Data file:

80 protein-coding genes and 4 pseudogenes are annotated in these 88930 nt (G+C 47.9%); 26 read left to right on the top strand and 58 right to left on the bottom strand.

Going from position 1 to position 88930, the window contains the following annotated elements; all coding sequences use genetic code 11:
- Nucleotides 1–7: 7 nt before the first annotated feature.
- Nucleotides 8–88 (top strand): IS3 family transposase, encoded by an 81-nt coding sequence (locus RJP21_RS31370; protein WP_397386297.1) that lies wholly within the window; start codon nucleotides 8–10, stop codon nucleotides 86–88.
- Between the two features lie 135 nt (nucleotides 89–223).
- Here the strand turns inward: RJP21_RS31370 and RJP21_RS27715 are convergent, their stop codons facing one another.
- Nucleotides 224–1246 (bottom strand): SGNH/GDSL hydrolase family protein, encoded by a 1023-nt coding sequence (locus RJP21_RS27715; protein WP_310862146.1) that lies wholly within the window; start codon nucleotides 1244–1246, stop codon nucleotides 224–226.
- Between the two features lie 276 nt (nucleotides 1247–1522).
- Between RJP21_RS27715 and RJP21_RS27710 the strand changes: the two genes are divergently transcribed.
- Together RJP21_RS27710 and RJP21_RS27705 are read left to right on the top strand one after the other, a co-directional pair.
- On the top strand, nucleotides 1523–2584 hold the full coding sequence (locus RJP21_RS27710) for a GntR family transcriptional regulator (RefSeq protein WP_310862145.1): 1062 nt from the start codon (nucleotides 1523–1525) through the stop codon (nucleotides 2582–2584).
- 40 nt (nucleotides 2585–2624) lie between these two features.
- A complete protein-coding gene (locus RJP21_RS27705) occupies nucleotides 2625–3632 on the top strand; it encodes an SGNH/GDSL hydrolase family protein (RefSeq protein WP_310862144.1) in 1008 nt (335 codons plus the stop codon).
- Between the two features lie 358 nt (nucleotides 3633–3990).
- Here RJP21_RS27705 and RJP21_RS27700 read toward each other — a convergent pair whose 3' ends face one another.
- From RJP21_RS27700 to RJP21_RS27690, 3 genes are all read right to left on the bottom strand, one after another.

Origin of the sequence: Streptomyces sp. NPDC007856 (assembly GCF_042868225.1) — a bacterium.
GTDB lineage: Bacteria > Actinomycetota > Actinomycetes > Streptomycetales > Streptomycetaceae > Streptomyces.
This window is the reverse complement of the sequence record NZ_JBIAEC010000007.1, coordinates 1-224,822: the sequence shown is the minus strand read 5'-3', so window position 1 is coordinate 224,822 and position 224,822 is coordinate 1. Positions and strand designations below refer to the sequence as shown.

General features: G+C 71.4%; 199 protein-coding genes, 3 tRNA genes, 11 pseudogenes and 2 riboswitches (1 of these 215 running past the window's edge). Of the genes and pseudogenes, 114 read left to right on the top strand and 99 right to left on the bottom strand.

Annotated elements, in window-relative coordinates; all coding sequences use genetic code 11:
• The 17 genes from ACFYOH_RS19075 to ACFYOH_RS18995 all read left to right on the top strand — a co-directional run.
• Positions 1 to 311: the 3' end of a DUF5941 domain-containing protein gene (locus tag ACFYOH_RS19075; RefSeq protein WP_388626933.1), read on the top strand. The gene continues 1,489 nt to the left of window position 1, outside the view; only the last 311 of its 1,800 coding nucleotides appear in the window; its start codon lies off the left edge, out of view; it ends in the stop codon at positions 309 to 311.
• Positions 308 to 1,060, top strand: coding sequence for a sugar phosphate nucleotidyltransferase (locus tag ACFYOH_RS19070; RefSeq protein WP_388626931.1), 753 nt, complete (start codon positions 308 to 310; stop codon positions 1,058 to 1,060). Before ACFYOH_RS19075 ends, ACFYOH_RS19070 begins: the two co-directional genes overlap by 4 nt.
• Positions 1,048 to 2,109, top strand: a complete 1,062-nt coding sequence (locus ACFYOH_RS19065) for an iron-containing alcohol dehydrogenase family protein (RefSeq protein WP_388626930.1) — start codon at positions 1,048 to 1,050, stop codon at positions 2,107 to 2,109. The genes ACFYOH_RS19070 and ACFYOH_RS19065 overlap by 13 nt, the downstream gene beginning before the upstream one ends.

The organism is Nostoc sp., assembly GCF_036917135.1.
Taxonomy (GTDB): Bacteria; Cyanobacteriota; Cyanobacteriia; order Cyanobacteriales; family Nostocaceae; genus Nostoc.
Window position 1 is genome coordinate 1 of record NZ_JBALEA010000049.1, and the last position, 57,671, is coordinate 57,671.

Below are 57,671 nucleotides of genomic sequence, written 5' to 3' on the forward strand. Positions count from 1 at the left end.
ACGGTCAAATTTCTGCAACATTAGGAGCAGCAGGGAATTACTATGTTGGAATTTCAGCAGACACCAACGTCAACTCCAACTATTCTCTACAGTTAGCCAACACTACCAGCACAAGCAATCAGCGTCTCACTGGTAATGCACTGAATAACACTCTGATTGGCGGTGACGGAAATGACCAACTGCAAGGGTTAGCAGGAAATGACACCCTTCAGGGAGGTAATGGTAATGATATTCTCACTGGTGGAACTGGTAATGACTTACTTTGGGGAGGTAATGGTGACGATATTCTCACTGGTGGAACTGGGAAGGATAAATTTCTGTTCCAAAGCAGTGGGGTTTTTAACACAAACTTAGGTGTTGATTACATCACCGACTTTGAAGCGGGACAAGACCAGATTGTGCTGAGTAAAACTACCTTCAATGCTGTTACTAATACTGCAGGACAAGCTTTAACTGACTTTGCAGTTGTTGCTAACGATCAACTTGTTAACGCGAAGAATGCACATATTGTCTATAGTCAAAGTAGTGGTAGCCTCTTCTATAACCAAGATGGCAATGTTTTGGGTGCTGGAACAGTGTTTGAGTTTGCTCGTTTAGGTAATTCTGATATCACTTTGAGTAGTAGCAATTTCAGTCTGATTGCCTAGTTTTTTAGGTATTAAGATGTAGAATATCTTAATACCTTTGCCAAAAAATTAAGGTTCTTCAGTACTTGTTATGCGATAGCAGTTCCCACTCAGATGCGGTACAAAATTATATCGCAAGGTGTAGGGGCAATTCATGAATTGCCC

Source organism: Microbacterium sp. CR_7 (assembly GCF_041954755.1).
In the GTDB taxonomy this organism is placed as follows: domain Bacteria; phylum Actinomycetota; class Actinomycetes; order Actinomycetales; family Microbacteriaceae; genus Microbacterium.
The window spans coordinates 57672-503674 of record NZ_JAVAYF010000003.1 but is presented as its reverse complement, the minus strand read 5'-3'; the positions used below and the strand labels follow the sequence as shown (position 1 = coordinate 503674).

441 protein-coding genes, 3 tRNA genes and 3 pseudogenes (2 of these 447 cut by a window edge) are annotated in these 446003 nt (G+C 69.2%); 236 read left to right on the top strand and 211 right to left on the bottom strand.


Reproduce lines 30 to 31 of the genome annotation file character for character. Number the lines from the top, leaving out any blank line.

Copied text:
ACGGTCAAATTTCTGCAACATTAGGAGCAGCAGGGAATTACTATGTTGGAATTTCAGCAGACACCAACGTCAACTCCAACTATTCTCTACAGTTAGCCAACACTACCAGCACAAGCAATCAGCGTCTCACTGGTAATGCACTGAATAACACTCTGATTGGCGGTGACGGAAATGACCAACTGCAAGGGTTAGCAGGAAATGACACCCTTCAGGGAGGTAATGGTAATGATATTCTCACTGGTGGAACTGGTAATGACTTACTTTGGGGAGGTAATGGTGACGATATTCTCACTGGTGGAACTGGGAAGGATAAATTTCTGTTCCAAAGCAGTGGGGTTTTTAACACAAACTTAGGTGTTGATTACATCACCGACTTTGAAGCGGGACAAGACCAGATTGTGCTGAGTAAAACTACCTTCAATGCTGTTACTAATACTGCAGGACAAGCTTTAACTGACTTTGCAGTTGTTGCTAACGATCAACTTGTTAACGCGAAGAATGCACATATTGTCTATAGTCAAAGTAGTGGTAGCCTCTTCTATAACCAAGATGGCAATGTTTTGGGTGCTGGAACAGTGTTTGAGTTTGCTCGTTTAGGTAATTCTGATATCACTTTGAGTAGTAGCAATTTCAGTCTGATTGCCTAGTTTTTTAGGTATTAAGATGTAGAATATCTTAATACCTTTGCCAAAAAATTAAGGTTCTTCAGTACTTGTTATGCGATAGCAGTTCCCACTCAGATGCGGTACAAAATTATATCGCAAGGTGTAGGGGCAATTCATGAATTGCCC

Source organism: Microbacterium sp. CR_7 (assembly GCF_041954755.1).